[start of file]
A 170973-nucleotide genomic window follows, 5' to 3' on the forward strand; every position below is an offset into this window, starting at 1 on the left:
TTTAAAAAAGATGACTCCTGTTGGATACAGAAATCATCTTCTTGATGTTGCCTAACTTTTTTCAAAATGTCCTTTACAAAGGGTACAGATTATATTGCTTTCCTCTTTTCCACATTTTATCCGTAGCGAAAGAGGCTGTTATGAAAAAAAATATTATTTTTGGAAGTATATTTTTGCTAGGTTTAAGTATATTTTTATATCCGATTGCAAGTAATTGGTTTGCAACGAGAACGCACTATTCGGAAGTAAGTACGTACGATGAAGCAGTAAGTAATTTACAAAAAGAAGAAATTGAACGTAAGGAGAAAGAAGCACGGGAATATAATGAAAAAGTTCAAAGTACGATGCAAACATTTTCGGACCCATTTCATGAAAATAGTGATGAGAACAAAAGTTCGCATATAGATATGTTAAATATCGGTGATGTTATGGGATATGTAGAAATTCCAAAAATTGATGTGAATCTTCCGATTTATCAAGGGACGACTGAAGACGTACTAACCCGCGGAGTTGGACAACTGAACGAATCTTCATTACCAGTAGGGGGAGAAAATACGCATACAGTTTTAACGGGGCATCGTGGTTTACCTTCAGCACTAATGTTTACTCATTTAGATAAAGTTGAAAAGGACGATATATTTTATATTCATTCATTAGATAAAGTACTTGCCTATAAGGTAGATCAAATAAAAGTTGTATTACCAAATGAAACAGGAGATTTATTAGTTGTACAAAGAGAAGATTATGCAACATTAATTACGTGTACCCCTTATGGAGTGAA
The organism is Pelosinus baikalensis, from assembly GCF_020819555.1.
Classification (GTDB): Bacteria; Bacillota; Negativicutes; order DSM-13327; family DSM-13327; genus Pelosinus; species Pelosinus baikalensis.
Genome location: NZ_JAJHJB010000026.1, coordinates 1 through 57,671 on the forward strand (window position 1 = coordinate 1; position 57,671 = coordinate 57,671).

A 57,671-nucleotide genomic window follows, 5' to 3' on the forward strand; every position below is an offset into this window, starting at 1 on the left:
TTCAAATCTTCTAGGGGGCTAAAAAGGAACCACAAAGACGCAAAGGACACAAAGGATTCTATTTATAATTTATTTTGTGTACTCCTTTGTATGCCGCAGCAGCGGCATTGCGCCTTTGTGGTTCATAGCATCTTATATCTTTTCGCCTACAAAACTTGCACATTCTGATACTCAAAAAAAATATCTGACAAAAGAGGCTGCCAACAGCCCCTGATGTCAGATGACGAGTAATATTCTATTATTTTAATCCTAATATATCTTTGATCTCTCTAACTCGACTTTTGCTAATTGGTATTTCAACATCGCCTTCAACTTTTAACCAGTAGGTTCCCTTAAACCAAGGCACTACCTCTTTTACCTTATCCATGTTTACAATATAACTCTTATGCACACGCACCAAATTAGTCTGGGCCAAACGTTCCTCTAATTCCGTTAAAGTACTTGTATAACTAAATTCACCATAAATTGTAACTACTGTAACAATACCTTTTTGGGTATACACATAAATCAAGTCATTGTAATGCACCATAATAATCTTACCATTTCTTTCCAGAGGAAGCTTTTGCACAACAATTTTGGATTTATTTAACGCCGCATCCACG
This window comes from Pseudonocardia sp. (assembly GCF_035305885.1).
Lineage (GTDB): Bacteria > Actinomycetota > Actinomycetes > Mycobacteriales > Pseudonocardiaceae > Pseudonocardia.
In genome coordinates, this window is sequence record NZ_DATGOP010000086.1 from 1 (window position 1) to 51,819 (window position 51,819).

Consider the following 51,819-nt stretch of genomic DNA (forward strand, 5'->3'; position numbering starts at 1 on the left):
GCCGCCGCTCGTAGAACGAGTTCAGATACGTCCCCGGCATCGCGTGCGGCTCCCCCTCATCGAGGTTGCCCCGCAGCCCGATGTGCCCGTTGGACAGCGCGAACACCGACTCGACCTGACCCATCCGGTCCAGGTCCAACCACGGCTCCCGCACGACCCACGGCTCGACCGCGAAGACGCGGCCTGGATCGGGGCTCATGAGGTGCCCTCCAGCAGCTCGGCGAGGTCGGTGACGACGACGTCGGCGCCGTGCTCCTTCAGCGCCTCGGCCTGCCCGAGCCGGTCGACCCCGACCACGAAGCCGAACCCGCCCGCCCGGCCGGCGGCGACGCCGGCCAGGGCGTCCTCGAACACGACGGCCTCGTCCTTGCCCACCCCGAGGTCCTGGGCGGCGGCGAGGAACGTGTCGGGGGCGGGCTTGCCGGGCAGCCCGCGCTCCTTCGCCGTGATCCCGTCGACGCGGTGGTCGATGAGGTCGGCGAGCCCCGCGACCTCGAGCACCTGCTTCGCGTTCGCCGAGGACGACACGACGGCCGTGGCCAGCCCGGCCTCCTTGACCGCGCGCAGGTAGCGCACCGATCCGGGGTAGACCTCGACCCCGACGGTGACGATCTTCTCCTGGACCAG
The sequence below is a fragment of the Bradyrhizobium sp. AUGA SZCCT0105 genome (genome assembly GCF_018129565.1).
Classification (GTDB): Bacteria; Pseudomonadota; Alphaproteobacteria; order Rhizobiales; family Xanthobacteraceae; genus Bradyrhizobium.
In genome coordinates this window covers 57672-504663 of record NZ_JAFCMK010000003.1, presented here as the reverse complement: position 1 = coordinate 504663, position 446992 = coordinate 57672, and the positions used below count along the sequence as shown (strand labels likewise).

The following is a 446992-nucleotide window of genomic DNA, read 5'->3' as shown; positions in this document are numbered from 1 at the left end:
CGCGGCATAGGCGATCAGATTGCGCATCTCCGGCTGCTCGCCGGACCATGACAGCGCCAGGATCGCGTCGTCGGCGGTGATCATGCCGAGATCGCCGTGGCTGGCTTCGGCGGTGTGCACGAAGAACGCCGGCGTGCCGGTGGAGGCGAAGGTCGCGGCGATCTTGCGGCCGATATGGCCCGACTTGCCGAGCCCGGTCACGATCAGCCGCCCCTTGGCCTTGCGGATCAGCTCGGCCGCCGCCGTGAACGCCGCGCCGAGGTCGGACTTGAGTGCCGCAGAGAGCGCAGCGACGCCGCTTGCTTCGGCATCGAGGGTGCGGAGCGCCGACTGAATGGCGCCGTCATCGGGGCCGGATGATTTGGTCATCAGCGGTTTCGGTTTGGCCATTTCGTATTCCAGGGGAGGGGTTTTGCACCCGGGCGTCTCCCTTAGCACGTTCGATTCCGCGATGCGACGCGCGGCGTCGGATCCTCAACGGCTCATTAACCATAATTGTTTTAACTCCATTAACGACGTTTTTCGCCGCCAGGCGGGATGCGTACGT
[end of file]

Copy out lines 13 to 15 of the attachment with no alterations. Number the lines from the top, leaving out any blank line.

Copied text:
The sequence below is a fragment of the Bradyrhizobium sp. AUGA SZCCT0105 genome (genome assembly GCF_018129565.1).
Classification (GTDB): Bacteria; Pseudomonadota; Alphaproteobacteria; order Rhizobiales; family Xanthobacteraceae; genus Bradyrhizobium.
In genome coordinates this window covers 57672-504663 of record NZ_JAFCMK010000003.1, presented here as the reverse complement: position 1 = coordinate 504663, position 446992 = coordinate 57672, and the positions used below count along the sequence as shown (strand labels likewise).